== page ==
If you’ve sung in a church or school choir, you may have sung Randall Thompson’s “Alleluia,” one of the classics of American choral music. As this section of his Second Symphony shows, he could also express himself eloquently in orchestral music.

George Gershwin: Summertime

Kathleen Battle, soprano; Andre Previn/Orchestra of St. Luke’s

Honey and Rue (DG 437 787)

A memorable melody–and equally memorable words. Stephen Sondheim points out that it would have been easy to write, “Summertime, when the livin’ is easy.” Of course, it’s actually, “And the livin’ is easy” – one little word makes all the difference.

Earl Robinson: Joe Hill

Paul Robeson, bass-baritone

Songs of Free Men (Columbia/Sony 63223)

This is the best-known piece by Earl Robinson, who also wrote “Ballad for Americans” (also recorded by Robeson), “The House I Live in” (recorded by Frank Sinatra), and a concerto for banjo.

Leonard Bernstein: Make Our Garden Grow, from Candide

Original Broadway Cast Recording

The Bernstein Songbook (CBS/Sony 44760)

Voltaire’s novel “Candide” ends with the words, “We must cultivate our garden.” At the end of his stage version, Leonard Bernstein turns that terse observation into a soaring, expansive anthem.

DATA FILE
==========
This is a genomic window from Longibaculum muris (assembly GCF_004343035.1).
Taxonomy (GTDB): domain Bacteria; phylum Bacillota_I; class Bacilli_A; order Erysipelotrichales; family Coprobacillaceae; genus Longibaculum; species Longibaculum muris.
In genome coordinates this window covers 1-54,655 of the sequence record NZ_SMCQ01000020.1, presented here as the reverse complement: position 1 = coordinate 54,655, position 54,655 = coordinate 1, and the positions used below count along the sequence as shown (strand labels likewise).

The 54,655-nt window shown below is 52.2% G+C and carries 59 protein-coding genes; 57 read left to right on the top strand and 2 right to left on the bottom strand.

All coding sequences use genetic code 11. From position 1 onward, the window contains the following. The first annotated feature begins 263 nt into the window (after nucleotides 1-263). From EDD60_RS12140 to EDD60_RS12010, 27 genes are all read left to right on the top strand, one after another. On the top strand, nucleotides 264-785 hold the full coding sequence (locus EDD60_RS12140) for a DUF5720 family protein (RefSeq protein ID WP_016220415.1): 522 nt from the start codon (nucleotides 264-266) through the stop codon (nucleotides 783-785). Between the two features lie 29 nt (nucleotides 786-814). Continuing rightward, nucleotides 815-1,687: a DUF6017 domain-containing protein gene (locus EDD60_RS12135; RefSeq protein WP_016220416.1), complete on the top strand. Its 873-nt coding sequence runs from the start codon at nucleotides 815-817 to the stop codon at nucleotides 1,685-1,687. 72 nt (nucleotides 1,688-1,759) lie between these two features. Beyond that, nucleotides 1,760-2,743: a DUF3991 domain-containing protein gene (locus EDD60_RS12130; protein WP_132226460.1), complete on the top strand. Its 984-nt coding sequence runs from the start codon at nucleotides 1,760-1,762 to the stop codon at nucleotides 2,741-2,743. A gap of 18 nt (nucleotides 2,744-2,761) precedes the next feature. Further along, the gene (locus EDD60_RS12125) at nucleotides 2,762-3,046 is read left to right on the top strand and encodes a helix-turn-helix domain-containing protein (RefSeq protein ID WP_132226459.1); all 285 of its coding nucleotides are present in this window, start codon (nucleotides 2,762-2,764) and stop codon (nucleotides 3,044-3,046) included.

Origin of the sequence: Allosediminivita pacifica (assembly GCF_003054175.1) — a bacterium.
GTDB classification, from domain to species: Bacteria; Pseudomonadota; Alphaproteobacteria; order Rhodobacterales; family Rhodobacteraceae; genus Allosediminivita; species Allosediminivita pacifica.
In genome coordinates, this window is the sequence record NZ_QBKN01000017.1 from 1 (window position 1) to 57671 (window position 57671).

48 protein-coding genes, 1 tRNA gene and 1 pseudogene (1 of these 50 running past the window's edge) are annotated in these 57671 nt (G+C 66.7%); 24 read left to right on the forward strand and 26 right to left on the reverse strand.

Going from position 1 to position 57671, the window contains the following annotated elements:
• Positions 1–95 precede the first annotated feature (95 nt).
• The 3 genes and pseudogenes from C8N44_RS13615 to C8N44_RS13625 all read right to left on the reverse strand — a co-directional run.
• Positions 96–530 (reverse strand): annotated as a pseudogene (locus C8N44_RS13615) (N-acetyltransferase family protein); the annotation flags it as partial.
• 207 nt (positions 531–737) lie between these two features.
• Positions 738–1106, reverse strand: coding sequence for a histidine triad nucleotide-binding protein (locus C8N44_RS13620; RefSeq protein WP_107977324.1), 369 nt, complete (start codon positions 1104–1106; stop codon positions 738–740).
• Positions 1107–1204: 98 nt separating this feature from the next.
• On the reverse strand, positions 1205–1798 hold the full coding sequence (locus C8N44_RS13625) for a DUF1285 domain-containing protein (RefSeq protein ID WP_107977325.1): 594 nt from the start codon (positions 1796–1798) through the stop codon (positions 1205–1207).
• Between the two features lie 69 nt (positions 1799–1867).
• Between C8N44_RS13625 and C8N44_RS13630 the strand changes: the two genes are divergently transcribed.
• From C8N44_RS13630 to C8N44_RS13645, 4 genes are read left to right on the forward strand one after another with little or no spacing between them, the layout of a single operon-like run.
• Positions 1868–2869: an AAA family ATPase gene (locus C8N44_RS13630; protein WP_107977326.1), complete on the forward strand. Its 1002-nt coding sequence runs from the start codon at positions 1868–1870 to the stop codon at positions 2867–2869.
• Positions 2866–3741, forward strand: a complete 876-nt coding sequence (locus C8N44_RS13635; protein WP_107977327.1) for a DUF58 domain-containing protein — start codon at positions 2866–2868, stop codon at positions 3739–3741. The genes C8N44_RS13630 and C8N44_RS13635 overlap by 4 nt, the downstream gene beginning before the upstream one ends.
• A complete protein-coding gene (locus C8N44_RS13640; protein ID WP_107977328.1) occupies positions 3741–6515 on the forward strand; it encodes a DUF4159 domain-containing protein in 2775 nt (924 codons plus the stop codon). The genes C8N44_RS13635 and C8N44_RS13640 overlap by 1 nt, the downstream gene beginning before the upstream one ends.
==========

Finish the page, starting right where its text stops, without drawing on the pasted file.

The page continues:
Joplin: Maple Leaf Rag

New England Conservatory Ensemble

The Red Back Book (EMI 47193)

The iconic rag.

MacDowell: To a Wild Rose

Roderick Phipps-Kettlewell, piano

Singer (Amade 6395)

Edward MacDowell was one of the first Americans to play a part on the international classical music scene on an equal footing with European musicians. He excelled in the musical miniature, such as this favorite, played by Minnesota pianist Roderick Phipps-Kettlewell.

Stephen Foster: Jeanie with the Light Brown Hair


Chanticleer: A Portrait (Teldec 49702)

Here’s Chanticleer, giving a sophisticated close-harmony spin to Foster’s ballad.

John Klohr: The Billboard

Frederick Fennell/Tokyo Kosei Wind Orchestra

March World, Vol. 4 (Brain 7504)

You may not recognize the title of this march, or the composer–but you’ll definitely recognize the big tune.

Leonard Bernstein: Tonight, from West Side Story